Simple tips and drills for finding the fairway more often
The higher the handicap, the more pivotal the tee ball becomes. Driving the ball into water, rough, bunkers, trees and other hazards is what causes high-handicappers to rack up strokes. As players become more proficient, they develop skills to execute trouble shots and hit pitches from the rough and sand, putting less pressure on hitting fairways. It’s almost as if good players expect to miss every now and then, feeling confident in knowing that they have the tools to recover from an errant drive. High-handicappers, unfortunately, don’t have that luxury.
In order to deliver the golf club powerfully into the back of the golf ball, you must maintain a firm base with your lower body and create a powerful backswing coil. This coil results by turning the upper body against the resistance of the lower body. Good players facilitate the creation of coil by maintaining the gap between the knees on the backswing (right). They unleash the energy stored in the coil by closing the gap on the downswing.
My standard response to a question I frequently field at clinics and exhibitions about the proper feeling at address is: “It’s like cement and spaghetti.” That strange combination of metaphors raises a few eyebrows until I explain what I mean.
Why is it that some golfers improve dramatically and rapidly while others, no matter what they do, fail to advance beyond the level of novice? As a golf instructor who has given more than 10,000 golf lessons over the past eight years, I’m here to tell you why: Achieving successful results from a golf lesson begins and ends with you, not the instructor. An effective golf instructor can only do so much and is only as good as the student allows him or her to be. Hence, the first step to becoming a better golfer begins with becoming a better student.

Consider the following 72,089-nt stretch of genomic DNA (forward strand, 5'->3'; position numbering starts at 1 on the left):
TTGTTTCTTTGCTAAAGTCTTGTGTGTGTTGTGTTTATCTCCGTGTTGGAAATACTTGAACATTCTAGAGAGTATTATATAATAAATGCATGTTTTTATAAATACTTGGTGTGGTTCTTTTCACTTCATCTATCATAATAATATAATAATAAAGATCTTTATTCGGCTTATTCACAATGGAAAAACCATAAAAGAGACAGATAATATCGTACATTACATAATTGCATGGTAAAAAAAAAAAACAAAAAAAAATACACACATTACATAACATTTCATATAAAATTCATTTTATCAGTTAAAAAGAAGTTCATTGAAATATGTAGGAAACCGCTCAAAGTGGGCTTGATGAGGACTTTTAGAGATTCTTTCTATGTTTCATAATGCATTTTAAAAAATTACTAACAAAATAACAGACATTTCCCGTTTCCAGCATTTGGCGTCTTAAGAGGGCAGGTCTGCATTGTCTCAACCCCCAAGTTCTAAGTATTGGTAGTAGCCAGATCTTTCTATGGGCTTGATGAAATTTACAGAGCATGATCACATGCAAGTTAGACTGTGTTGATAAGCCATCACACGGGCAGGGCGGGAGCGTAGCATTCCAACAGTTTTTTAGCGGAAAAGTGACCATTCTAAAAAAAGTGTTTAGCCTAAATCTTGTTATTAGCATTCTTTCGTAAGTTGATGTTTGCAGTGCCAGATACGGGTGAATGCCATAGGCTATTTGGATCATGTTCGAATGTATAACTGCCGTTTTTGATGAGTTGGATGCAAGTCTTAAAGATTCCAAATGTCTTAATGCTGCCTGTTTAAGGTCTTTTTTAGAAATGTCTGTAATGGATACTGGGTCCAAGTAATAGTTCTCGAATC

Learn the secrets of the longest drivers in the world
Recreational golfers, top amateurs and pros have at least one thing in common—they all want to drive it long. It’s a desire all golfers have, which is why driving ranges are full of people swinging out of their shoes in the attempt to hit it higher, longer and farther.
In the late 1970s, the greatest player in the world came to the realization that he had to change his swing in order to better control his golf ball in the wind. That golfer, Jack Nicklaus, spent the better part of a year relearning the golf swing in heavy Florida winds. A few years later, Nick Faldo retooled his leggy, high-ball hitting motion by inserting mechanisms that helped him lower his trajectory in order to produce a more penetrating ballflight. The move led him to six majors.
Controlling your wedge distances is more difficult than you think. The key is to benchmark your yardages with a “three-swing system.” Since we can no longer make a full swing, we must create a simple method of defining swing length as it relates to ball carry distance. First, I make a quarter-length swing, where my hands finish about waist high. Second, the half-swing, where I gauge my left arm position as being level to the ground. Finally, my three-quarter-length swing, where my hands reach shoulder high.
A wrist- or hand-dominated motion can be useful in certain situations
around the green, where less-than-perfect lies mandate a conscious
manipulation of the clubhead. However, being wristy or handsy on the
tee, where the objective is to generate maximum power and distance, is
a definite no-no. With the big stick, you should strive to keep your
hands and wrists as quiet—or passive—as possible.